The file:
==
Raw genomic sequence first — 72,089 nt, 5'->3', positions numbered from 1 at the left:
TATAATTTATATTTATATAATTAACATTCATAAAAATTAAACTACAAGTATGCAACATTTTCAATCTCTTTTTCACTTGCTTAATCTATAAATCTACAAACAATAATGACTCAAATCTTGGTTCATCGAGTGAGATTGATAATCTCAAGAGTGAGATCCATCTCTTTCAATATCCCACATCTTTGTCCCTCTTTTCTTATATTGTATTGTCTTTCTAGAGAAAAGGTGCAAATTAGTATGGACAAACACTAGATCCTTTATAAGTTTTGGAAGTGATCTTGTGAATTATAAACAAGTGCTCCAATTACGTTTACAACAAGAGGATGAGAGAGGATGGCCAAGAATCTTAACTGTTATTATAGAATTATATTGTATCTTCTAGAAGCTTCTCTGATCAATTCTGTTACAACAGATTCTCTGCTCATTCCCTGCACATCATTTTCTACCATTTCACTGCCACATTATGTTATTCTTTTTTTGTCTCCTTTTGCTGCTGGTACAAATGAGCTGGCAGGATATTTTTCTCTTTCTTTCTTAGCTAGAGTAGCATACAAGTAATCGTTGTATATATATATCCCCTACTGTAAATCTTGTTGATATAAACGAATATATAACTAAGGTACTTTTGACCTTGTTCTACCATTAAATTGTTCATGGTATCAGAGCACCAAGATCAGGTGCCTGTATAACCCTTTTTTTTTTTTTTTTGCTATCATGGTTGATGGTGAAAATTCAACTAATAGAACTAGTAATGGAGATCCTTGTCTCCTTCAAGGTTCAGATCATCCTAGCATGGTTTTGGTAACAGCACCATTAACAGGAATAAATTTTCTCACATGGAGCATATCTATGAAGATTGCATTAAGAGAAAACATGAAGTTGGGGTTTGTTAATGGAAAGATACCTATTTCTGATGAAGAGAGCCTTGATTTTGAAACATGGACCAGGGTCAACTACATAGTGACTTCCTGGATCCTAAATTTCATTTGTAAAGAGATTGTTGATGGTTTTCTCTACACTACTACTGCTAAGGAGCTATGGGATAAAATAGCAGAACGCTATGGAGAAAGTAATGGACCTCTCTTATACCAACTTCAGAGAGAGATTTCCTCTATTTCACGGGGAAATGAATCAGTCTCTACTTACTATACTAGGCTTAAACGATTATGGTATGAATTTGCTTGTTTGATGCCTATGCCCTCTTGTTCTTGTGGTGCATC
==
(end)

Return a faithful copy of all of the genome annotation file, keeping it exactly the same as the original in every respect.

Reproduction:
Raw genomic sequence first — 72,089 nt, 5'->3', positions numbered from 1 at the left:
TATAATTTATATTTATATAATTAACATTCATAAAAATTAAACTACAAGTATGCAACATTTTCAATCTCTTTTTCACTTGCTTAATCTATAAATCTACAAACAATAATGACTCAAATCTTGGTTCATCGAGTGAGATTGATAATCTCAAGAGTGAGATCCATCTCTTTCAATATCCCACATCTTTGTCCCTCTTTTCTTATATTGTATTGTCTTTCTAGAGAAAAGGTGCAAATTAGTATGGACAAACACTAGATCCTTTATAAGTTTTGGAAGTGATCTTGTGAATTATAAACAAGTGCTCCAATTACGTTTACAACAAGAGGATGAGAGAGGATGGCCAAGAATCTTAACTGTTATTATAGAATTATATTGTATCTTCTAGAAGCTTCTCTGATCAATTCTGTTACAACAGATTCTCTGCTCATTCCCTGCACATCATTTTCTACCATTTCACTGCCACATTATGTTATTCTTTTTTTGTCTCCTTTTGCTGCTGGTACAAATGAGCTGGCAGGATATTTTTCTCTTTCTTTCTTAGCTAGAGTAGCATACAAGTAATCGTTGTATATATATATCCCCTACTGTAAATCTTGTTGATATAAACGAATATATAACTAAGGTACTTTTGACCTTGTTCTACCATTAAATTGTTCATGGTATCAGAGCACCAAGATCAGGTGCCTGTATAACCCTTTTTTTTTTTTTTTTGCTATCATGGTTGATGGTGAAAATTCAACTAATAGAACTAGTAATGGAGATCCTTGTCTCCTTCAAGGTTCAGATCATCCTAGCATGGTTTTGGTAACAGCACCATTAACAGGAATAAATTTTCTCACATGGAGCATATCTATGAAGATTGCATTAAGAGAAAACATGAAGTTGGGGTTTGTTAATGGAAAGATACCTATTTCTGATGAAGAGAGCCTTGATTTTGAAACATGGACCAGGGTCAACTACATAGTGACTTCCTGGATCCTAAATTTCATTTGTAAAGAGATTGTTGATGGTTTTCTCTACACTACTACTGCTAAGGAGCTATGGGATAAAATAGCAGAACGCTATGGAGAAAGTAATGGACCTCTCTTATACCAACTTCAGAGAGAGATTTCCTCTATTTCACGGGGAAATGAATCAGTCTCTACTTACTATACTAGGCTTAAACGATTATGGTATGAATTTGCTTGTTTGATGCCTATGCCCTCTTGTTCTTGTGGTGCATC